Observations

Council-level figures on spending cuts and business rates income

Date: 28 November 2016
Authors:
Publisher: The IFS

Council-level figures on spending cuts and business rates income

Last month, researchers at the Institute for Fiscal Studies launched the first paper from a new programme on local government finance. This paper looked at a range of issues including, changes in councils’ spending and revenues over the last seven years, and issues related to the evolving English business rates retention scheme (BRRS). Today, we publish two spreadsheets with information for individual council areas:  a spreadsheet showing changes to councils’ spending on services between 2009–10 and 2016–17; and a spreadsheet showing relative gains and losses from the BRRS since it was introduced in 2013–14.

Changes in councils’ service spending

The first spreadsheet looks at how spending on services by local government has changed in different areas of the country over the period 2009-10 to 2016-17. This is complicated for two reasons. Firstly, in England one area can have services provided by multiple authorities (e.g. by a district and a county council). Secondly, the responsibilities of local government have changed over this period as services have been devolved.

We correct for the former by treating all areas of England as though they are a unitary authority – adding the spending of county councils to that of their constituent district authorities, and splitting the spending of combined authorities between their members. We correct for changes over time by excluding spending on areas of new or changing responsibility, in particular education, public health and some aspects of social care.

On this basis, we find that real-terms cuts to local authority service spending in England have varied from 4% in East Riding of Yorkshire and 5% in Hampshire* to over 40% in several authorities including Westminster (46%) and Salford (45%). Almost 1 in 3 councils** have faced cuts of 30% or more. As a result of the way grants have been cut local authorities that received the largest share of their funding from government grants in 2009–10 experienced the largest cuts to their service spending. The 10% of authorities most dependent on grants in 2009-10 received an average cut of 33%, compared to 12%*** for the 10% of authorities least dependent on grants.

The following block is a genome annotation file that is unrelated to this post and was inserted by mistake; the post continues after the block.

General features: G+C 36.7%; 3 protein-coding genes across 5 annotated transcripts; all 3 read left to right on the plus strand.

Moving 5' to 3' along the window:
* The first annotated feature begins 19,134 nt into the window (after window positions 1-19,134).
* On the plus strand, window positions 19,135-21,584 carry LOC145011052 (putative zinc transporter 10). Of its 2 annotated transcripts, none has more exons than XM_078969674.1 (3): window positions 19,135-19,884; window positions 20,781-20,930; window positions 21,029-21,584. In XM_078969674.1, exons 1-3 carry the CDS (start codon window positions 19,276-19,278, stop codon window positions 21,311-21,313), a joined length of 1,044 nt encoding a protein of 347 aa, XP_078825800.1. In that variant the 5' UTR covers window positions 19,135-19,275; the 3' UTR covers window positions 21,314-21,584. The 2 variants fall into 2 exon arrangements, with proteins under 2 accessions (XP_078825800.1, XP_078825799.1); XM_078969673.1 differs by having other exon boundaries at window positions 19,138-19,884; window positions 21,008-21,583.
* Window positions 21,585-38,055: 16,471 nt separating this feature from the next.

Cuts to local government grants in Scotland and Wales were smaller over this period than in England, and as a result service spending has fallen by less on average.  In Wales the size of cuts also varied less across local authorities, ranging from 6.5% in Wrexham to 22.6% in Denbighshire. However in Scotland, the variation across authorities was almost twice that of Wales, ranging from a small increase in East Renfrewshire (1.6%) to a cut of 29.0% in Glasgow City.

Relative gains and losses from the Business Rates Retention Scheme

The second spreadsheet looks at relative gains and losses from the BRRS between 2013–14 and 2016–17, updating earlier analysis presented in our first paper.

To do this, we first calculate each council’s income from the rates retention scheme using outturns data (NNDR3 returns) for 2013–14 to 2015–16, and estimates as of January 30th 2016 for 2016–17 (from NNDR1 returns). As figures are not readily available on how income has been distributed within “business rates pools” made up of multiple councils, we have used a stylised pooling scheme based on the features of a number of pooling agreements (see methodological notes below for full details). Any safety net payments (to prevent very large losses) or levies (on revenue growth for councils with high business rates revenues) are also taken into account.

We compare this income to what a council would have received if its baseline funding level – the amount of revenue from the scheme each authority was judged to need at the start of the scheme in 2013 – had instead been increased in line with growth in national business rates revenues. Gains or losses relative to this baseline are presented in cash-terms, and as a percentage of councils overall funding (excluding grants specifically for education, housing benefit, or public health).